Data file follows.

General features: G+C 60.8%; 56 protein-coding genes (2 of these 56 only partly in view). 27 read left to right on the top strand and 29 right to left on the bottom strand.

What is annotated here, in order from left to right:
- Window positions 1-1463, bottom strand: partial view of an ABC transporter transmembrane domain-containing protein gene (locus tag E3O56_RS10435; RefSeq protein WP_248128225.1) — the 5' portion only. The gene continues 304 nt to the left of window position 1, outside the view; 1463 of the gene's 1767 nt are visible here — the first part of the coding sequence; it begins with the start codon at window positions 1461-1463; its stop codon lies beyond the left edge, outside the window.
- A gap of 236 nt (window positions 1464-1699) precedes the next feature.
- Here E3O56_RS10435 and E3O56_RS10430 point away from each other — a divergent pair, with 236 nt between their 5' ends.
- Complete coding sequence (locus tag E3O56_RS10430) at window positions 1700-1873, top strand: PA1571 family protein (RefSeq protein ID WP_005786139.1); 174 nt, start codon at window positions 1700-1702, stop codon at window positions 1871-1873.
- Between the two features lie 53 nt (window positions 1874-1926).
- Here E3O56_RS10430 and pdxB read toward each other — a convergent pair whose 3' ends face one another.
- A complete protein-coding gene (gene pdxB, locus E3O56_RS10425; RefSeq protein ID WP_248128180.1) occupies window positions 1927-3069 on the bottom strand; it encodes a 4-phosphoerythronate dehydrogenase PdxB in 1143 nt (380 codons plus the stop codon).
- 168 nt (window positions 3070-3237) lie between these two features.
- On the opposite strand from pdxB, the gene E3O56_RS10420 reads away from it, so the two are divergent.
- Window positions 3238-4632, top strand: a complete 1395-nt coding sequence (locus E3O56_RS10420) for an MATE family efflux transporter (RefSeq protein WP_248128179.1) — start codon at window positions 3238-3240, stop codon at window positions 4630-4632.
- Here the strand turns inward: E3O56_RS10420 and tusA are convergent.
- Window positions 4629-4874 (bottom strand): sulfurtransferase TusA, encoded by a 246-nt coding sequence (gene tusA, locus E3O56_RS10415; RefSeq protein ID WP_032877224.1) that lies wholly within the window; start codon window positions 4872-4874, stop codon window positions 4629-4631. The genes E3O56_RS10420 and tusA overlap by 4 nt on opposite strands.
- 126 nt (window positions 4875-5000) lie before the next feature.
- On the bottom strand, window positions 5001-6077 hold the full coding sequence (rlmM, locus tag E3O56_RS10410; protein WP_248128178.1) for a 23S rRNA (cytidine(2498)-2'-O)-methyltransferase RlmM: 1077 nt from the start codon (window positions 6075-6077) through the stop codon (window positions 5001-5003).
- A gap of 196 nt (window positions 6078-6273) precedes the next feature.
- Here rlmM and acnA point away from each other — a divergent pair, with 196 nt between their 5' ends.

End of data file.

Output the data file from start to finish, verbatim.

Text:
General features: G+C 60.8%; 56 protein-coding genes (2 of these 56 only partly in view). 27 read left to right on the top strand and 29 right to left on the bottom strand.

What is annotated here, in order from left to right:
- Window positions 1-1463, bottom strand: partial view of an ABC transporter transmembrane domain-containing protein gene (locus tag E3O56_RS10435; RefSeq protein WP_248128225.1) — the 5' portion only. The gene continues 304 nt to the left of window position 1, outside the view; 1463 of the gene's 1767 nt are visible here — the first part of the coding sequence; it begins with the start codon at window positions 1461-1463; its stop codon lies beyond the left edge, outside the window.
- A gap of 236 nt (window positions 1464-1699) precedes the next feature.
- Here E3O56_RS10435 and E3O56_RS10430 point away from each other — a divergent pair, with 236 nt between their 5' ends.
- Complete coding sequence (locus tag E3O56_RS10430) at window positions 1700-1873, top strand: PA1571 family protein (RefSeq protein ID WP_005786139.1); 174 nt, start codon at window positions 1700-1702, stop codon at window positions 1871-1873.
- Between the two features lie 53 nt (window positions 1874-1926).
- Here E3O56_RS10430 and pdxB read toward each other — a convergent pair whose 3' ends face one another.
- A complete protein-coding gene (gene pdxB, locus E3O56_RS10425; RefSeq protein ID WP_248128180.1) occupies window positions 1927-3069 on the bottom strand; it encodes a 4-phosphoerythronate dehydrogenase PdxB in 1143 nt (380 codons plus the stop codon).
- 168 nt (window positions 3070-3237) lie between these two features.
- On the opposite strand from pdxB, the gene E3O56_RS10420 reads away from it, so the two are divergent.
- Window positions 3238-4632, top strand: a complete 1395-nt coding sequence (locus E3O56_RS10420) for an MATE family efflux transporter (RefSeq protein WP_248128179.1) — start codon at window positions 3238-3240, stop codon at window positions 4630-4632.
- Here the strand turns inward: E3O56_RS10420 and tusA are convergent.
- Window positions 4629-4874 (bottom strand): sulfurtransferase TusA, encoded by a 246-nt coding sequence (gene tusA, locus E3O56_RS10415; RefSeq protein ID WP_032877224.1) that lies wholly within the window; start codon window positions 4872-4874, stop codon window positions 4629-4631. The genes E3O56_RS10420 and tusA overlap by 4 nt on opposite strands.
- 126 nt (window positions 4875-5000) lie before the next feature.
- On the bottom strand, window positions 5001-6077 hold the full coding sequence (rlmM, locus tag E3O56_RS10410; protein WP_248128178.1) for a 23S rRNA (cytidine(2498)-2'-O)-methyltransferase RlmM: 1077 nt from the start codon (window positions 6075-6077) through the stop codon (window positions 5001-5003).
- A gap of 196 nt (window positions 6078-6273) precedes the next feature.
- Here rlmM and acnA point away from each other — a divergent pair, with 196 nt between their 5' ends.